TAIPEI (CNA) — Taiwan’s chances of receiving an invitation to attend the World Health Assembly (WHA) in May are slim, but it will continue to do its best to rally international support, a Ministry of Foreign Affairs (MOFA) official said Monday.
The WHA, the decision-making body of the World Health Organization (WHO), is scheduled to hold its annual event in Geneva in May.
According to the ministry’s latest evaluation, Taiwan once again may not be invited to the annual WHA, said Bob Chen (陳龍錦), director-general of MOFA’s Department of International Organizations.
Due to the COVID-19 coronavirus pandemic, the annual meeting could be held online and the foreign ministry is still doing whatever it can to make Taiwan’s inclusion possible, Chen told lawmakers at a legislative Foreign and National Defense Committee hearing Monday.
Taiwan continues to seek the support of its diplomatic allies and other friendly countries such as the United States to obtain an invitation to this year’s WHA, according to Chen.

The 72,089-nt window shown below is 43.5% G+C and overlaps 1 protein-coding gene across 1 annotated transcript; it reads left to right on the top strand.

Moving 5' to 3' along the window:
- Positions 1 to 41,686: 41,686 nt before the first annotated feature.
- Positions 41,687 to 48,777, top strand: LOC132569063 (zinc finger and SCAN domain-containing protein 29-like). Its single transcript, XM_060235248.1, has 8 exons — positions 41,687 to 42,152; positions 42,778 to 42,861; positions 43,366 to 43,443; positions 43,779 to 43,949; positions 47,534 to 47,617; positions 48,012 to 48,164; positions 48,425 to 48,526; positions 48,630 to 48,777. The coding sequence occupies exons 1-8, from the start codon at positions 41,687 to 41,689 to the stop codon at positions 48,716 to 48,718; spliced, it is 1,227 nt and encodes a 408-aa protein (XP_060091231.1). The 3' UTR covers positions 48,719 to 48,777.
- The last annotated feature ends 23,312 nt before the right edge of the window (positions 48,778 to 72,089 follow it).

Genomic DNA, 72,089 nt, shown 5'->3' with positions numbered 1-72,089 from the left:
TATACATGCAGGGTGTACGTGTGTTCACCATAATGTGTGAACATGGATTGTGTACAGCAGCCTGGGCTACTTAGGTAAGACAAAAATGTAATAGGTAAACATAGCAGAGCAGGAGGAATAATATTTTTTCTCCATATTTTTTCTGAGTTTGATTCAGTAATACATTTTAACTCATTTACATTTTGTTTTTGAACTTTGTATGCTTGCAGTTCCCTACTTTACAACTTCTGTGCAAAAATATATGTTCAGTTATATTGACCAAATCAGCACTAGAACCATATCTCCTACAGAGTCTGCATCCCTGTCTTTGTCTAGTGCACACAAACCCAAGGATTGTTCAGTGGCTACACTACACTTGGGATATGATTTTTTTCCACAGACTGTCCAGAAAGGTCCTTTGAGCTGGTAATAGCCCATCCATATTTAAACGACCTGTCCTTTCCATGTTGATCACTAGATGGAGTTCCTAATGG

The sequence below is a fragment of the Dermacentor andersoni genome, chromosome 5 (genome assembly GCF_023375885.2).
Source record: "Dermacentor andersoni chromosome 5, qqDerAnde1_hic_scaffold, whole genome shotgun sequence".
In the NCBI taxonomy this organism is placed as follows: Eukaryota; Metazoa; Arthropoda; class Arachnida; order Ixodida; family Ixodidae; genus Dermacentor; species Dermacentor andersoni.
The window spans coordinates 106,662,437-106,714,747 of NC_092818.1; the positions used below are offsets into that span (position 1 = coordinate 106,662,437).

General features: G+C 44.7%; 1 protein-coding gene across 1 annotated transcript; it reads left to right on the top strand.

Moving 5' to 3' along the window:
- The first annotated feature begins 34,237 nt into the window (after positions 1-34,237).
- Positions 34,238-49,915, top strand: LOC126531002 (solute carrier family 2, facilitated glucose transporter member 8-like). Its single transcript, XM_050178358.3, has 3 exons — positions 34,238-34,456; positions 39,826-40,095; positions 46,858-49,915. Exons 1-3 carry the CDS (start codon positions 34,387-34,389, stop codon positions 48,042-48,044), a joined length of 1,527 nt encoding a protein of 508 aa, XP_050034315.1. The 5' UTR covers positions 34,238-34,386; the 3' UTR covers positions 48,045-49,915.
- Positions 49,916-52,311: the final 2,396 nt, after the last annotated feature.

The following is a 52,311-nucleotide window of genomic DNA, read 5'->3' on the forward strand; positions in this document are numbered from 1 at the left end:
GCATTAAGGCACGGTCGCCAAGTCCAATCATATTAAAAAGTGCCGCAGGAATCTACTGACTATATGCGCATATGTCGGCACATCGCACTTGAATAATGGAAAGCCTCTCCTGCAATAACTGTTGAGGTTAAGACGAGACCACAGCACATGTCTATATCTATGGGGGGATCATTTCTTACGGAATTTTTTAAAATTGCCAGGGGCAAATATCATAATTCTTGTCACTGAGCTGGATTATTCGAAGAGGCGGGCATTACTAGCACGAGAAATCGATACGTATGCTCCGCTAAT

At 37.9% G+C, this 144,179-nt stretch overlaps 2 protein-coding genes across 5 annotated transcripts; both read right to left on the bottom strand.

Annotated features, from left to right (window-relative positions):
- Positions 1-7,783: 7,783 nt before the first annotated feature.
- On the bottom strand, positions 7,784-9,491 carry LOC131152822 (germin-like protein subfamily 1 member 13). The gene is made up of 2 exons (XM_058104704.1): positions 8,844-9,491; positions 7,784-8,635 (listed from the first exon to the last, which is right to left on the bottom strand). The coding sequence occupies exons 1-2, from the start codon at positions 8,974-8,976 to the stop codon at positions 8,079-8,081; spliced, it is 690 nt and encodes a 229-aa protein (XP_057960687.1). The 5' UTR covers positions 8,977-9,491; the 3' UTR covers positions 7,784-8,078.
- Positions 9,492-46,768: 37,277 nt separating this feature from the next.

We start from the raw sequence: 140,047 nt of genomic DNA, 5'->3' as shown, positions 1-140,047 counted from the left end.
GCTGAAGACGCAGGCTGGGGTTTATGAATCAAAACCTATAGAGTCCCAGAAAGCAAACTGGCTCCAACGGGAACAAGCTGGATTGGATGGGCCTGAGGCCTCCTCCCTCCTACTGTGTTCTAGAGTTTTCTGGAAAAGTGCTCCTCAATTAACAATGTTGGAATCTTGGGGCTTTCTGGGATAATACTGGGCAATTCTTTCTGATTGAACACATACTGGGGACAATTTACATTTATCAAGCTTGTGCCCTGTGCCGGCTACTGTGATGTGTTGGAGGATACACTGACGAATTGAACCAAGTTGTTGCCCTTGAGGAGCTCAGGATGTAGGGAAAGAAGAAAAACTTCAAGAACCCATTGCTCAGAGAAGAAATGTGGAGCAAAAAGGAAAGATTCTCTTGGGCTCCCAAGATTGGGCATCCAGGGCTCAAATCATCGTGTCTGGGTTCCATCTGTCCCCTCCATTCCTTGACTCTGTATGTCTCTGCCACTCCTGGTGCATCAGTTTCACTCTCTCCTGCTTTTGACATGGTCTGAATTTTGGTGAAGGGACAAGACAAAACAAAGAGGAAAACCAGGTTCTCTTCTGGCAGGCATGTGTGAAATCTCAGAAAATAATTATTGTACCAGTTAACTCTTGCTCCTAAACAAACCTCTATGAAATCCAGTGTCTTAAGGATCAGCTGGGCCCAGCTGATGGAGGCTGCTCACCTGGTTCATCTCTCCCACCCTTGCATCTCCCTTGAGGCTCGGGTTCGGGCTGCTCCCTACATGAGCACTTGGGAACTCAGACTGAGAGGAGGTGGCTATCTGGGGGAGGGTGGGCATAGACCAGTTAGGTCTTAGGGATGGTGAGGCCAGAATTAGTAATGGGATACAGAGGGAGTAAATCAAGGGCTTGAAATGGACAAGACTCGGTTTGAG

He was asked by opposition Kuomintang (KMT) lawmakers to evaluate Taiwan’s chances of participating in this year’s annual event in Geneva after WHO Director-General Tedros Adhanom Ghebreyesus on April 8 claimed that Taiwan is behind a campaign of personal attacks against him.
Speaking at the legislature, deputy foreign minister Hsu Szu-chien (徐斯儉) denied the accusations, stressing that MOFA absolutely did not instigate anyone to do what Tedros has claimed.
Taiwan participated in the WHA as an observer under the name Chinese Taipei from 2009 to 2016 amid better relations with China during the Kuomintang administration of that time, which prioritized reducing tension and building friendlier ties with Beijing.
Since 2017, however, China has refused permission for the WHO to invite Taiwan, in line with Beijing’s hardline stance on cross-Taiwan Strait relations after President Tsai Ing-wen (蔡英文) of the Democratic Progressive Party took office in May 2016.